After losing her recent court case, former Olympic cyclist Jess Varnish has chosen to take her case to the higher courts. She argued that her case was closer to that of employer and employee, rather than being self-employed through British cycling.
Her lawyer argued that the court did not adequately explain why the services and benefits she received from British Cycling were not remunerations, and how they “failed to explain how the work performed by a professional football player is different from the work performed by Jess for British Cycling”.
The case has the potential to alter relationships between UK sports and the athletes they represent, as well as the way the gig economy affects individuals as well as large groups of people.
While last weeks commitment to not leave the EU without a deal was welcome news to the self-employed, there are still many questions that need clearing up.
Andy Chamberlin, IPSE Director of Policy, says: “The reality is that the self-employed and all businesses need more than platitudes: they need real certainty and a definite plan. Last night’s vote shows Parliament does not want to leave without a deal, but that’s still a definite risk if it cannot agree on a credible plan.”
Victoria Bateman, a fellow in economics at Cambridge, believes that the UK employment landscape will be unable to handle a no deal Brexit outcome, citing the gig economy and disguised employment as a specific reason for reduced income after Brexit.
The pensions system not being ‘freelance-friendly’ enough has been blamed for a 12% rise in the number of contractors and other one-person traders who are failing to save for retirement.
Nixon Williams, an accountancy firm, calculated that 2.9million freelance professionals are not saving for when they stop work, given the UK’s total freelance workforce of 4.5million.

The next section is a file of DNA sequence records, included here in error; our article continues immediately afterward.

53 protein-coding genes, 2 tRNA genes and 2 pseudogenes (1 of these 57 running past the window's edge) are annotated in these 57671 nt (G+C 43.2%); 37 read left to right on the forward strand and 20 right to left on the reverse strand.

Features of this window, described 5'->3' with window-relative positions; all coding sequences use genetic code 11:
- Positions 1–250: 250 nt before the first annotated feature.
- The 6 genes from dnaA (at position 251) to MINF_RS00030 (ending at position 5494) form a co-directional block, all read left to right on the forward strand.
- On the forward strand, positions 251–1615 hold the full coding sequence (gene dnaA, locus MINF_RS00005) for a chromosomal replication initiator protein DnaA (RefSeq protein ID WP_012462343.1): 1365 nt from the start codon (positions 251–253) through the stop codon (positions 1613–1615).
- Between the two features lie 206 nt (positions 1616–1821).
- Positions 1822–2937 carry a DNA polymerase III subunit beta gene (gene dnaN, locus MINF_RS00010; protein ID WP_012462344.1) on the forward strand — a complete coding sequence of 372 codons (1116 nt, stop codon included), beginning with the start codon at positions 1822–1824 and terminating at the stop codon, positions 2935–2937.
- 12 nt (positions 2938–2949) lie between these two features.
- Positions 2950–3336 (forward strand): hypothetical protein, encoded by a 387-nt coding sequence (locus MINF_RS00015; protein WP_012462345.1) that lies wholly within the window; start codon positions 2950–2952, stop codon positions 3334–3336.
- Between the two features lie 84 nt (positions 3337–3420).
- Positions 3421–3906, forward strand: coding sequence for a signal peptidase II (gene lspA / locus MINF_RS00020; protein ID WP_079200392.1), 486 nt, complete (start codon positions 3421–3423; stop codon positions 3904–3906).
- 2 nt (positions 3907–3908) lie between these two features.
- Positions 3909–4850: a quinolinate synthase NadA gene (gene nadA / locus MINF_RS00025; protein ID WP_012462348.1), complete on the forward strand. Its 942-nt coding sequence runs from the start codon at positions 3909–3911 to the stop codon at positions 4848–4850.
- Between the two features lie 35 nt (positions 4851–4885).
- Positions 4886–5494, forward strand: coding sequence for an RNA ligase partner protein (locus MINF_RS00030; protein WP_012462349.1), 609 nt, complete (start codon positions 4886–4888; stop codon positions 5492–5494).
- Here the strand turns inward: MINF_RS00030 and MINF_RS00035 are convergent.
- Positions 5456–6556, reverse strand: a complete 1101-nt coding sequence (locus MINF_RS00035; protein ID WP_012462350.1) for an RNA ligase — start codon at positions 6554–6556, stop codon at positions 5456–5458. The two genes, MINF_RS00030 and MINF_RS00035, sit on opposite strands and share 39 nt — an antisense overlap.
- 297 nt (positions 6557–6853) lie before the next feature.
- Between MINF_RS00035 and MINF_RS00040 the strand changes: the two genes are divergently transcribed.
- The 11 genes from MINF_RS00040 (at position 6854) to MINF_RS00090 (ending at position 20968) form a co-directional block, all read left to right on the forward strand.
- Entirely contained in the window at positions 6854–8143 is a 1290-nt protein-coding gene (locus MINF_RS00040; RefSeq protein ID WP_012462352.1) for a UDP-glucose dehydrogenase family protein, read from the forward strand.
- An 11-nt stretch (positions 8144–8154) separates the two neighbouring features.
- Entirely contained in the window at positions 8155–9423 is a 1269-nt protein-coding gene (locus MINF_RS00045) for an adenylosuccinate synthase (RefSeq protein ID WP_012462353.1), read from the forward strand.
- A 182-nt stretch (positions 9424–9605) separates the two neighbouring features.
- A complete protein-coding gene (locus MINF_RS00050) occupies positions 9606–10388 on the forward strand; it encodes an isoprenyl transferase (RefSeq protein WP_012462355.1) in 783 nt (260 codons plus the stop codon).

Since 2017, the self-employed population that does not invest in their pensions has risen 12%, and with changes to IR35 incoming it may become harder for the self-employed to save into pension schemes.
Data from the Office of National Statistics (ONS) released yesterday shows the number of women in self-employment rose by 31,000 in the last quarter of 2018.
Corinne Stuart, IPSE’s Head of Commercial Development, commented: “Freelancing is vital for many mothers and carers too, because it gives them the ability to both earn an income and spend time with their children and family. For some, it can also be a means of moving back into the workforce.
“As more and more women move into self-employment, the government must recognise how important this way of working is. It should make a particular effort to ensure self-employed mothers have all the assistance and support they need, for example, by making them eligible for Statutory Maternity Pay – like employees.
“In these uncertain times, the government must do all it can to protect this sector and make sure women have access to the freedom and flexibility of self-employment. Freelancing is, after all, a feminist issue.”